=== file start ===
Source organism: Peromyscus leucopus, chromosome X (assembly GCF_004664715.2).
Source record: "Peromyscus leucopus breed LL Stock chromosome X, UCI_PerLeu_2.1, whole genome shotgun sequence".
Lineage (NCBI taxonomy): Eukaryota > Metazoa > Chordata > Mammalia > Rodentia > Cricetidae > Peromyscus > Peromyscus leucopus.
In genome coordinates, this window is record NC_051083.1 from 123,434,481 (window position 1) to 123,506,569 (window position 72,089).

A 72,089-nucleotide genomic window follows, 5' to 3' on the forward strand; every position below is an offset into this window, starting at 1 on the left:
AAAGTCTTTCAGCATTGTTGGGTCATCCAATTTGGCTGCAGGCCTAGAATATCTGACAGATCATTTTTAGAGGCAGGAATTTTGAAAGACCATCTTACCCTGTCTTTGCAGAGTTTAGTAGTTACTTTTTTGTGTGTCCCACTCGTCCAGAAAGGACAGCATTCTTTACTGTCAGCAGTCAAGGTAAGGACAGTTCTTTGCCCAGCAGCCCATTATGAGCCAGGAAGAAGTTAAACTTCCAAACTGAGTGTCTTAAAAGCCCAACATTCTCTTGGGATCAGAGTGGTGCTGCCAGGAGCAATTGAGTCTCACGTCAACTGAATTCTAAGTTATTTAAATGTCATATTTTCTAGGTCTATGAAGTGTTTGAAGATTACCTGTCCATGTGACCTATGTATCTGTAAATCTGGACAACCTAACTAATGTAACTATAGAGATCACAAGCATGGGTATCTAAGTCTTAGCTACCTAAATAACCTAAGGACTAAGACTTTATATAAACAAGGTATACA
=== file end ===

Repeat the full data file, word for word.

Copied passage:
Source organism: Peromyscus leucopus, chromosome X (assembly GCF_004664715.2).
Source record: "Peromyscus leucopus breed LL Stock chromosome X, UCI_PerLeu_2.1, whole genome shotgun sequence".
Lineage (NCBI taxonomy): Eukaryota > Metazoa > Chordata > Mammalia > Rodentia > Cricetidae > Peromyscus > Peromyscus leucopus.
In genome coordinates, this window is record NC_051083.1 from 123,434,481 (window position 1) to 123,506,569 (window position 72,089).

A 72,089-nucleotide genomic window follows, 5' to 3' on the forward strand; every position below is an offset into this window, starting at 1 on the left:
AAAGTCTTTCAGCATTGTTGGGTCATCCAATTTGGCTGCAGGCCTAGAATATCTGACAGATCATTTTTAGAGGCAGGAATTTTGAAAGACCATCTTACCCTGTCTTTGCAGAGTTTAGTAGTTACTTTTTTGTGTGTCCCACTCGTCCAGAAAGGACAGCATTCTTTACTGTCAGCAGTCAAGGTAAGGACAGTTCTTTGCCCAGCAGCCCATTATGAGCCAGGAAGAAGTTAAACTTCCAAACTGAGTGTCTTAAAAGCCCAACATTCTCTTGGGATCAGAGTGGTGCTGCCAGGAGCAATTGAGTCTCACGTCAACTGAATTCTAAGTTATTTAAATGTCATATTTTCTAGGTCTATGAAGTGTTTGAAGATTACCTGTCCATGTGACCTATGTATCTGTAAATCTGGACAACCTAACTAATGTAACTATAGAGATCACAAGCATGGGTATCTAAGTCTTAGCTACCTAAATAACCTAAGGACTAAGACTTTATATAAACAAGGTATACA